Wigan Warriors legend Shaun Edwards will return to the Super League club as head coach in 2020, after Adrian Lam takes the job for a season.
Edwards will take charge of the club – where he spent 14 years and won every available honour – after fulfilling his commitments as Wales’ defence coach at the 2019 Rugby World Cup.
Current coach Shaun Wane is joining Scotland Rugby later this year.
Ex-Papua New Guinea coach Lam spent three years a Wigan player from 2001.
Wigan Warriors chairman Ian Lenagan said he was “delighted” 51-year-old Edwards had signed a three-year contract.
“He is a legendary figure in both codes of rugby as a supremely gifted player and as a highly successful coach,” he added.
“He is an inspirational figure, a born leader and a winner at everything he has turned his attention to.”
Wane, 53, will depart Wigan with an impressive coaching CV, including two Super League titles, a Challenge Cup and three World Club Challenge wins.
Lam, 47, most recently worked with Sydney Roosters at age-group level, and as head coach at Cronulla in Australia’s National Rugby League.
He also worked as under-20s coach at Wigan earlier in his career.
But it is the appointment of 51-year-old Edwards that will create the most interest outside of rugby league.
Since turning to coaching, Edwards’ greatest achievement was to lead Wasps to Heineken Cup glory in 2007, having previously been involved as Warren Gatland’s assistant.
Wigan-born Edwards followed Gatland to work in the Wales set-up – and again as part of the New Zealander’s British and Irish Lions backroom team.
It is 18 years since he last worked in professional rugby league, after retiring from playing in 2000.
Edwards was linked with the vacancy at Warrington, before Steve Price was handed the job to succeed Tony Smith, and previously expressed his interest in returning to the 13-man code.
‘The biggest signing returns’ – analysis
BBC Sport rugby league correspondent Dave Woods
The return of Shaun Edwards will provoke a strong emotional response from Wigan fans – albeit they’ll have to wait 12 months before he arrives.
Edwards’ signing as a player by Wigan – on his 17th birthday in October 1983, live on BBC TV’s Breakfast programme – was arguably the biggest signing in the club’s modern history.
It was the start of Wigan’s emergence as the pre-eminent side of the 1980s and ’90s. Prior to that, the best local stars were being snapped up by the then bigger clubs such as Widnes and Warrington.
Schooled at the local amateur club Wigan St Patricks, Edwards went on to become the most decorated player in rugby league. His massive haul of silverware included a record-breaking nine Challenge Cup winners’ medals.
He played in not just every final, but in every round of Wigan’s eight-year domination of that competition between 1988 and 1995.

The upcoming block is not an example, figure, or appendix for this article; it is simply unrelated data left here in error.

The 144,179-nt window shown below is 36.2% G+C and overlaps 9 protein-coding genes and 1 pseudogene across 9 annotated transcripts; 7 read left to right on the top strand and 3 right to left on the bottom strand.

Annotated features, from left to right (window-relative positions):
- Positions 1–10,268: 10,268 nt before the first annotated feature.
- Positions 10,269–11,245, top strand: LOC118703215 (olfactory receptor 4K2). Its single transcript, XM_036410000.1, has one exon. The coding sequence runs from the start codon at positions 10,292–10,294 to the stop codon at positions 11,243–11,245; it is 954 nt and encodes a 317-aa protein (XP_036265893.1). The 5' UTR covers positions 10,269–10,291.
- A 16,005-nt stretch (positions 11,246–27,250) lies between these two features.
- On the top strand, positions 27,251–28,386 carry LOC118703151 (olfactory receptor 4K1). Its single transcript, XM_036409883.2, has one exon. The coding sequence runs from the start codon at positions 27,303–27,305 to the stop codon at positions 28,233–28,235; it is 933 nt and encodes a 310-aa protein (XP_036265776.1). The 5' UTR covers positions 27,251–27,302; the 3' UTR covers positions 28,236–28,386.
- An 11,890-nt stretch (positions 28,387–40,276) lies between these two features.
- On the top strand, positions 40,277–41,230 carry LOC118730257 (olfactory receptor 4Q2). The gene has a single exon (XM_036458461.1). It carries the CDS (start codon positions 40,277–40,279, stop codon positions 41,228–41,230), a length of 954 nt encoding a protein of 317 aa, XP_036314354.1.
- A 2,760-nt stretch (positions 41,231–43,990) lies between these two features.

But for all that he was general and a leader on the field as a player, and for all his success in rugby union as a coach, he has no frontline coaching experience in rugby league. He will hope to hit the ground running.
In the meantime, the man who will be keeping the seat warm before Edwards’ arrival is also likely to be a popular choice amongst Wigan fans. Adrian Lam left enough of an impact in his four years at the club as a highly talented scrum-half to be considered “one of our own” by Warriors supporters.
What will Lam inherit?
Exactly what he will walk into at Wigan will be determined by what happens between now and the end of the campaign, with Warriors in second place going into the Super 8s section of the season.
What is certain for the former PNG playmaker is the departure of several key players. England internationals Sam Tomkins and John Bateman are off to Catalans and Canberra respectively, with Ryan Sutton joining Bateman in the Australian capital.
That said, there is a core of highly rated home-grown players which Wane has helped establish in first-grade rugby, such as wingers Tom Davies and Liam Marshall and centre Oliver Gildart.
‘A great servant to Welsh rugby’
Wales Rugby Union (WRU) chairman Gareth Davies said: “We would like to congratulate Shaun on his appointment at Wigan Warriors.
“He is a rugby league legend and particularly so at Wigan and we know he will be welcomed back there with open arms.
“From a Wales perspective entering a crucial world cup year it is great that Shaun has committed to seeing out his contract with the WRU and to continue to help lead Wales into the world cup.
“Shaun has and continues to be a great servant to Welsh rugby. He has been part of a hugely successful coaching team over the past ten years and we would like to thank him for all of his efforts.
“I am sure I speak on behalf of the whole game in Wales when I say I wish him all the best for his future.”